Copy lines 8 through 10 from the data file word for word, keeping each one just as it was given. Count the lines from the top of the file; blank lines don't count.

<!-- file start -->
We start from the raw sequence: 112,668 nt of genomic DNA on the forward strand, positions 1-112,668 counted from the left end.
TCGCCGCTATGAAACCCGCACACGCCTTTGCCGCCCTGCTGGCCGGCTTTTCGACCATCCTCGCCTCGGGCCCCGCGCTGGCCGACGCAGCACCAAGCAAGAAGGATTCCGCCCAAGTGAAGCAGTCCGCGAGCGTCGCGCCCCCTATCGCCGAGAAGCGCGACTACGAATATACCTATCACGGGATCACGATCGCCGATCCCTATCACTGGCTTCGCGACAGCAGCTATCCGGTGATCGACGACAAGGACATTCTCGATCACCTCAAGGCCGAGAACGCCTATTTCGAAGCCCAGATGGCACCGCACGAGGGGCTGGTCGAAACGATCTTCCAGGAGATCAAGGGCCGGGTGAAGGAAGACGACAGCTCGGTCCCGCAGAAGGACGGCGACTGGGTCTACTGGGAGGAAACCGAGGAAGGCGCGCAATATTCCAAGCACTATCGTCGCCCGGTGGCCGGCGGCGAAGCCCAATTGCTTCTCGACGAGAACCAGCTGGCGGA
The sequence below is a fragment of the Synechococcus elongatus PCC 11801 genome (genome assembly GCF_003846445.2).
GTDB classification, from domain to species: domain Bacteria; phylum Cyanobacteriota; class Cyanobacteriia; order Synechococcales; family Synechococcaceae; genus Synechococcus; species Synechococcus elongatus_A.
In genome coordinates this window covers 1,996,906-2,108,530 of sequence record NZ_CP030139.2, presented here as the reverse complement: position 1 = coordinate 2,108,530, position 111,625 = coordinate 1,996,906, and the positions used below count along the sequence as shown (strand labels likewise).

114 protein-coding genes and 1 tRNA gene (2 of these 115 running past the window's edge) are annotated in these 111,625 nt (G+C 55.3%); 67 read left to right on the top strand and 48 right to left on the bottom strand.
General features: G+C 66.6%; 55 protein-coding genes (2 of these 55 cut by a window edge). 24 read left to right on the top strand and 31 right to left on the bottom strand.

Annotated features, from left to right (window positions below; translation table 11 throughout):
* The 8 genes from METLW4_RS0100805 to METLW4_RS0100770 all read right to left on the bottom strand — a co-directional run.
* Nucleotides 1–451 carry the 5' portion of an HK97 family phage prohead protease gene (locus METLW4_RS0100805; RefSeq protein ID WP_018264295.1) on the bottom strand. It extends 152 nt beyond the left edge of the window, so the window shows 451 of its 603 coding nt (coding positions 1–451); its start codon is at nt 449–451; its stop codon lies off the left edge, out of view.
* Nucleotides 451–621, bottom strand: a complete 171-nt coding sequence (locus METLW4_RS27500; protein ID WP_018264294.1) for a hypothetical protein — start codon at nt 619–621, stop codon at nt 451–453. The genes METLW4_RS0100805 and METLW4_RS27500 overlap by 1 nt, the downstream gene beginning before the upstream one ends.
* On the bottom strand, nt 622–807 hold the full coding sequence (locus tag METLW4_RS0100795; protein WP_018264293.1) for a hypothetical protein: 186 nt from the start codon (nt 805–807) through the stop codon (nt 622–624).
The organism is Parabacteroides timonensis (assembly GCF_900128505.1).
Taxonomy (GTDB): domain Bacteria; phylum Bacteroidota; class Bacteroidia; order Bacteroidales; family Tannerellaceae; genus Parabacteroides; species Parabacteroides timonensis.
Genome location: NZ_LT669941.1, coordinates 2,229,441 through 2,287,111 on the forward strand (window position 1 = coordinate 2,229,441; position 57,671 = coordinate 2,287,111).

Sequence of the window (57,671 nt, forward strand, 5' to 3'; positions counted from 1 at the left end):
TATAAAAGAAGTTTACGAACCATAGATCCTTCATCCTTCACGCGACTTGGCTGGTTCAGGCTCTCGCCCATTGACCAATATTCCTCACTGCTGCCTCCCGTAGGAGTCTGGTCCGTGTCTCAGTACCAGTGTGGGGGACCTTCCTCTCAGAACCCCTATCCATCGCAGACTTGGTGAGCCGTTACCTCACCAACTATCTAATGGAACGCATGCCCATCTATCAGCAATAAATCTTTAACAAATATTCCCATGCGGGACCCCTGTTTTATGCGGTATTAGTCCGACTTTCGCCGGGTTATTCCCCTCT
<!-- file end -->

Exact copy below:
Annotated features, from left to right (window positions below; translation table 11 throughout):
* The 8 genes from METLW4_RS0100805 to METLW4_RS0100770 all read right to left on the bottom strand — a co-directional run.
* Nucleotides 1–451 carry the 5' portion of an HK97 family phage prohead protease gene (locus METLW4_RS0100805; RefSeq protein ID WP_018264295.1) on the bottom strand. It extends 152 nt beyond the left edge of the window, so the window shows 451 of its 603 coding nt (coding positions 1–451); its start codon is at nt 449–451; its stop codon lies off the left edge, out of view.